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Saturday, December 17, 2011

The reason for cleaning: removing obstructions?

So I was cleaning for the holiday season and thinking about why people clean and how cleaning tasks are prioritized.

It came to me that very few people clean for the sake of cleaning. Most people clean because they are removing an obstacle.

Examples:
  • Social obstacles: friends or family look down on the dirt
  • Everyday obstacles: can't cook/eat or comfortably move around
  • Personal obstacles: you are personally bothered by it

So why do some people delay cleaning (myself included)?

I think it is for a number of reasons, including:
  • failure to recognize obstacles. (I have a plan for that.)
  • excess to the point that obstacles are reduced until they are overwhelming (I don't need to wash dishes. I have clean dishes.)
This seems to point to minimalization to both stay tidy and to help you achieve your goals. Have what you need, and no more.

Now, how does this relate to writing?

The lack of time management can be seen as clutter of your time.

Are you spending your time dealing with obstacles that you can remove once and for all? Are you spending your time away from your day job focusing on the things that bring you joy?

If you regularly spend your free time doing things that don't bring you joy, you are failing to realize an obstacle. Family brings joy, so we keep that. Of the television you watch, how much brings you joy?

Do you have scattered attention, spread thin among too many projects? That is an obstacle to completing any one of them. Recognize, refocus, and remove.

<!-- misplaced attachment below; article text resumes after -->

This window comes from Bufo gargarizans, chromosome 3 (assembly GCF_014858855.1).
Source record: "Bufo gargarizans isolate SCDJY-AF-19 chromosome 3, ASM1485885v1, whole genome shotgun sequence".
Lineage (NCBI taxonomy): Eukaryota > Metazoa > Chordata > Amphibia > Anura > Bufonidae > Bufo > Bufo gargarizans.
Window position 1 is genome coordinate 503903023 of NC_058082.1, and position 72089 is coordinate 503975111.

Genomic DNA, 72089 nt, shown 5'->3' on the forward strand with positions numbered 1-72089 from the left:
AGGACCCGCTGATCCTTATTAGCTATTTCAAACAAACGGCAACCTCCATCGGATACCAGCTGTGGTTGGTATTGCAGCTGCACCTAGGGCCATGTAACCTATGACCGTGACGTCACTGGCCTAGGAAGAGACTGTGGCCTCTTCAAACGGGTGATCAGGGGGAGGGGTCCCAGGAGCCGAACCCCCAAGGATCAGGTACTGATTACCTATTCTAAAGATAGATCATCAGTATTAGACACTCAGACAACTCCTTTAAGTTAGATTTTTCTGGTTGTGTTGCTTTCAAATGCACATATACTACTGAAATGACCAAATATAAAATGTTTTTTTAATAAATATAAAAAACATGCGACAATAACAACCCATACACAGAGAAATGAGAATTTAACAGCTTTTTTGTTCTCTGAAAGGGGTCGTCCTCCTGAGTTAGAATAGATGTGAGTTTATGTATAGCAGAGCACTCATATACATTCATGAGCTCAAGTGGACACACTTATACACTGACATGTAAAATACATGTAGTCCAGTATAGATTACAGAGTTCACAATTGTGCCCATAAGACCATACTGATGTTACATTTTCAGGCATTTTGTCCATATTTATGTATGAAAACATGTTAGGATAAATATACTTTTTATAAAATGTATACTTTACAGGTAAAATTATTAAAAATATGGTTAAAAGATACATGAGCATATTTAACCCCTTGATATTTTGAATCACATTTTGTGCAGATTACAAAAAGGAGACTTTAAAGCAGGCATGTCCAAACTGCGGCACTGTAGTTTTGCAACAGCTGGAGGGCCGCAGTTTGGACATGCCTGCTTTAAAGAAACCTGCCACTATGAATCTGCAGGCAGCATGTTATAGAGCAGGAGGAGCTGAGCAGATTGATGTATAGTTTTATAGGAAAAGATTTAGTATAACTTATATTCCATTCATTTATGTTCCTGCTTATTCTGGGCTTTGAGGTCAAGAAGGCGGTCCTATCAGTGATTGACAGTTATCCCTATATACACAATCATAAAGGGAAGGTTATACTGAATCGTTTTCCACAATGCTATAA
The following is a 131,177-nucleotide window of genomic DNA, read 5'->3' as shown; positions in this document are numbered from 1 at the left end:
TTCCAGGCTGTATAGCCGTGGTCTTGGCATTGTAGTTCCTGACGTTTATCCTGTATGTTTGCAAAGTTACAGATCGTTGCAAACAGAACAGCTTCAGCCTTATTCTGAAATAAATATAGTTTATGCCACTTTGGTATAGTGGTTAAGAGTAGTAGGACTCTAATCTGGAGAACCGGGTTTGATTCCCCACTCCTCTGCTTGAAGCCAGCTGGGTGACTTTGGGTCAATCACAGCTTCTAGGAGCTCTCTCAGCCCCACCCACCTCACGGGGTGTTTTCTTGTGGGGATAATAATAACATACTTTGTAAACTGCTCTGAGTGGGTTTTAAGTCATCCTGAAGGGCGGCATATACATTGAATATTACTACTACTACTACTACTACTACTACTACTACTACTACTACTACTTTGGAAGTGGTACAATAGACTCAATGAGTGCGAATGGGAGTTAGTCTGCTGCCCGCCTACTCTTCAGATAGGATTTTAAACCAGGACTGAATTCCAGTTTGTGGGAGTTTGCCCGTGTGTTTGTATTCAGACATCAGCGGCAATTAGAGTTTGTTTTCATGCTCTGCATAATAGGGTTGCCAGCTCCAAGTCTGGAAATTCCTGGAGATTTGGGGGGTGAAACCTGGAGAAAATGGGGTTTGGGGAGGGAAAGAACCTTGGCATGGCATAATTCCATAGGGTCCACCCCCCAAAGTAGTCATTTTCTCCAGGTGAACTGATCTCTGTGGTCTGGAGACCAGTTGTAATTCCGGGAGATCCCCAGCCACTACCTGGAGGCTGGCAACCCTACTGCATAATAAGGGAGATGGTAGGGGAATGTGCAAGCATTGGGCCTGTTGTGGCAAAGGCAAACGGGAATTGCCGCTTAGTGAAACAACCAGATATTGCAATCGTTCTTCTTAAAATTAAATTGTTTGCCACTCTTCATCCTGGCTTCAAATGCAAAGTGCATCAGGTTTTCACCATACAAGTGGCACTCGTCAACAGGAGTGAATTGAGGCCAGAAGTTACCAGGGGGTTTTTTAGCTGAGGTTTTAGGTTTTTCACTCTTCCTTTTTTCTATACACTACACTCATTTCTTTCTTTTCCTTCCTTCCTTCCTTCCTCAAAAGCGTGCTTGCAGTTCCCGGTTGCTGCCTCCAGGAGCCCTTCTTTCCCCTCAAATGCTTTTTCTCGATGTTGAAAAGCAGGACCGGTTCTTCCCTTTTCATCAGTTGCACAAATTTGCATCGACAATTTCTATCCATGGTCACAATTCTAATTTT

The more obstacles we recognize and remove from our lives, the more time and energy we will have to write. More than that, we should be able to manage this without offending our family.

Sunday, December 11, 2011

Examples of professional story design

During a recent bout of procrastination from finishing and editing my current novel, I found myself listening to music from old Sierra adventure games. (It appears Quest Studios is the place to go to get copies of the music from the Sierra games.) I played a number of the Sierra games back in the day, so -- in my procrastination-heady state -- I was interested in finding old scores. That led me, inextricably, to Al Lowe's Humor Site.

Al Lowe was responsible for the Leisure Suit Larry series of "adult" adventure games. He was at Sierra for quite a long period of time, and had his hand in all of the Leisure Suit Larry games (there were seven titles in the adventure game series).

This, by itself, wouldn't have been enough to cause me to post. The thing is, he has made available the game design documents for some of his games.

I was looking at the design documents for "Freddy Pharkas, Frontier Pharmacist" and the similarities between the design of this game and the design of a story really stood out. From the plot synopsis (four act) to the section of the document titled "Story Structure," to the character descriptions and the "Walkthrough" which reads like an abbreviated story in itself. (Shoot, even the scene-by-scene break-down is something that maps to what some folks do for novels.)

Having not seen real story design documents -- except for my own attempts -- it seemed quite interesting. Larry Brooks -- the Story Fix guy -- talks about seeing story structure in things other than just books. (He specifically talks about movies, but here the structure is literally wide open to look at.) It seems unlikely that I'll ever get a chance to see design documents for real professional quality books, but this... It was a high-quality game made by experienced professionals.

You also have to remember that even click-based adventure games are really far more story driven than many types of games. The older brother of this type of game being the text-based adventure games -- a subgenre currently known as "interactive fiction."

As I said, I found it interesting.